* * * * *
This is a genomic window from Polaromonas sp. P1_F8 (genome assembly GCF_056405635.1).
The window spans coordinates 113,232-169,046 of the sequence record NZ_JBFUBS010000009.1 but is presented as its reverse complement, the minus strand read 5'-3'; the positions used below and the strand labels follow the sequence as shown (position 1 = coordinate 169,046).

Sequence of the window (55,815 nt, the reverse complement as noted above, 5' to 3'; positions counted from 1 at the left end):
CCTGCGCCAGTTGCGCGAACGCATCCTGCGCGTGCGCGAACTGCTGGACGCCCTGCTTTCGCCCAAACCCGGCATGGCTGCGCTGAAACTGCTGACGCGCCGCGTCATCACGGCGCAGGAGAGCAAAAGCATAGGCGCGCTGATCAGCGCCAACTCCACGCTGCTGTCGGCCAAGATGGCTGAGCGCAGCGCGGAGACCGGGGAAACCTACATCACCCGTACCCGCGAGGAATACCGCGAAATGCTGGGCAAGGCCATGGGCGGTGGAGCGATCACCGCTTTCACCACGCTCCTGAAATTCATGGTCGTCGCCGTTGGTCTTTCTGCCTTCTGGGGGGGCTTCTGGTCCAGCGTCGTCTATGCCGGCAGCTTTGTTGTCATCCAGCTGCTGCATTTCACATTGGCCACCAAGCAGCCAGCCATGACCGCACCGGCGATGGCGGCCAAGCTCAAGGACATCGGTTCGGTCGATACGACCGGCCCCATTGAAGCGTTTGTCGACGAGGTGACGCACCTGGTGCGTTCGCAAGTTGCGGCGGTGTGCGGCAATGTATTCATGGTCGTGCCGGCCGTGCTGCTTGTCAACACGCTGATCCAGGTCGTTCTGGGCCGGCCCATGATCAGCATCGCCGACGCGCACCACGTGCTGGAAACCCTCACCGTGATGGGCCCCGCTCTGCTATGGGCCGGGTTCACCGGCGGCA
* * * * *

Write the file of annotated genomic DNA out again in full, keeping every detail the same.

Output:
This is a genomic window from Polaromonas sp. P1_F8 (genome assembly GCF_056405635.1).
The window spans coordinates 113,232-169,046 of the sequence record NZ_JBFUBS010000009.1 but is presented as its reverse complement, the minus strand read 5'-3'; the positions used below and the strand labels follow the sequence as shown (position 1 = coordinate 169,046).

Sequence of the window (55,815 nt, the reverse complement as noted above, 5' to 3'; positions counted from 1 at the left end):
CCTGCGCCAGTTGCGCGAACGCATCCTGCGCGTGCGCGAACTGCTGGACGCCCTGCTTTCGCCCAAACCCGGCATGGCTGCGCTGAAACTGCTGACGCGCCGCGTCATCACGGCGCAGGAGAGCAAAAGCATAGGCGCGCTGATCAGCGCCAACTCCACGCTGCTGTCGGCCAAGATGGCTGAGCGCAGCGCGGAGACCGGGGAAACCTACATCACCCGTACCCGCGAGGAATACCGCGAAATGCTGGGCAAGGCCATGGGCGGTGGAGCGATCACCGCTTTCACCACGCTCCTGAAATTCATGGTCGTCGCCGTTGGTCTTTCTGCCTTCTGGGGGGGCTTCTGGTCCAGCGTCGTCTATGCCGGCAGCTTTGTTGTCATCCAGCTGCTGCATTTCACATTGGCCACCAAGCAGCCAGCCATGACCGCACCGGCGATGGCGGCCAAGCTCAAGGACATCGGTTCGGTCGATACGACCGGCCCCATTGAAGCGTTTGTCGACGAGGTGACGCACCTGGTGCGTTCGCAAGTTGCGGCGGTGTGCGGCAATGTATTCATGGTCGTGCCGGCCGTGCTGCTTGTCAACACGCTGATCCAGGTCGTTCTGGGCCGGCCCATGATCAGCATCGCCGACGCGCACCACGTGCTGGAAACCCTCACCGTGATGGGCCCCGCTCTGCTATGGGCCGGGTTCACCGGCGGCA